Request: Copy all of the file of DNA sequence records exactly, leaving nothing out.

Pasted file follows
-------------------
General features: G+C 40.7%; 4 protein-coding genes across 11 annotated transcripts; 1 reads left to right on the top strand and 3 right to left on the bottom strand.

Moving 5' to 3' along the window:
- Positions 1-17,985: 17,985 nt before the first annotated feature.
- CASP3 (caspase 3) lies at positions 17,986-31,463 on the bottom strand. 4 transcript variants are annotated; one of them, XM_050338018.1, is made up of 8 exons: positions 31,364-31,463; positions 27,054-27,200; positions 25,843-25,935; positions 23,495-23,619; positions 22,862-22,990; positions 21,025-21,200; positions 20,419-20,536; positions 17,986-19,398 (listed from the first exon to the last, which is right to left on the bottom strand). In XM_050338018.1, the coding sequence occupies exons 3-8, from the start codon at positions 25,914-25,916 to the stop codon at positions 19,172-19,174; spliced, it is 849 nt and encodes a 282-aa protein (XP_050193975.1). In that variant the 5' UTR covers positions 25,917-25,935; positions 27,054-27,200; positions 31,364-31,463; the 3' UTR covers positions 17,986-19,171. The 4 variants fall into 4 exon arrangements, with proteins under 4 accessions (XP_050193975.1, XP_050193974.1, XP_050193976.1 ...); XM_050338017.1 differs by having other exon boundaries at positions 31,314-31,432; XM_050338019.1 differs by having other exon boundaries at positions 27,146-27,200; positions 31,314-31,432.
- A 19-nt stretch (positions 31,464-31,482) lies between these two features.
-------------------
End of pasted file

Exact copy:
General features: G+C 40.7%; 4 protein-coding genes across 11 annotated transcripts; 1 reads left to right on the top strand and 3 right to left on the bottom strand.

Moving 5' to 3' along the window:
- Positions 1-17,985: 17,985 nt before the first annotated feature.
- CASP3 (caspase 3) lies at positions 17,986-31,463 on the bottom strand. 4 transcript variants are annotated; one of them, XM_050338018.1, is made up of 8 exons: positions 31,364-31,463; positions 27,054-27,200; positions 25,843-25,935; positions 23,495-23,619; positions 22,862-22,990; positions 21,025-21,200; positions 20,419-20,536; positions 17,986-19,398 (listed from the first exon to the last, which is right to left on the bottom strand). In XM_050338018.1, the coding sequence occupies exons 3-8, from the start codon at positions 25,914-25,916 to the stop codon at positions 19,172-19,174; spliced, it is 849 nt and encodes a 282-aa protein (XP_050193975.1). In that variant the 5' UTR covers positions 25,917-25,935; positions 27,054-27,200; positions 31,364-31,463; the 3' UTR covers positions 17,986-19,171. The 4 variants fall into 4 exon arrangements, with proteins under 4 accessions (XP_050193975.1, XP_050193974.1, XP_050193976.1 ...); XM_050338017.1 differs by having other exon boundaries at positions 31,314-31,432; XM_050338019.1 differs by having other exon boundaries at positions 27,146-27,200; positions 31,314-31,432.
- A 19-nt stretch (positions 31,464-31,482) lies between these two features.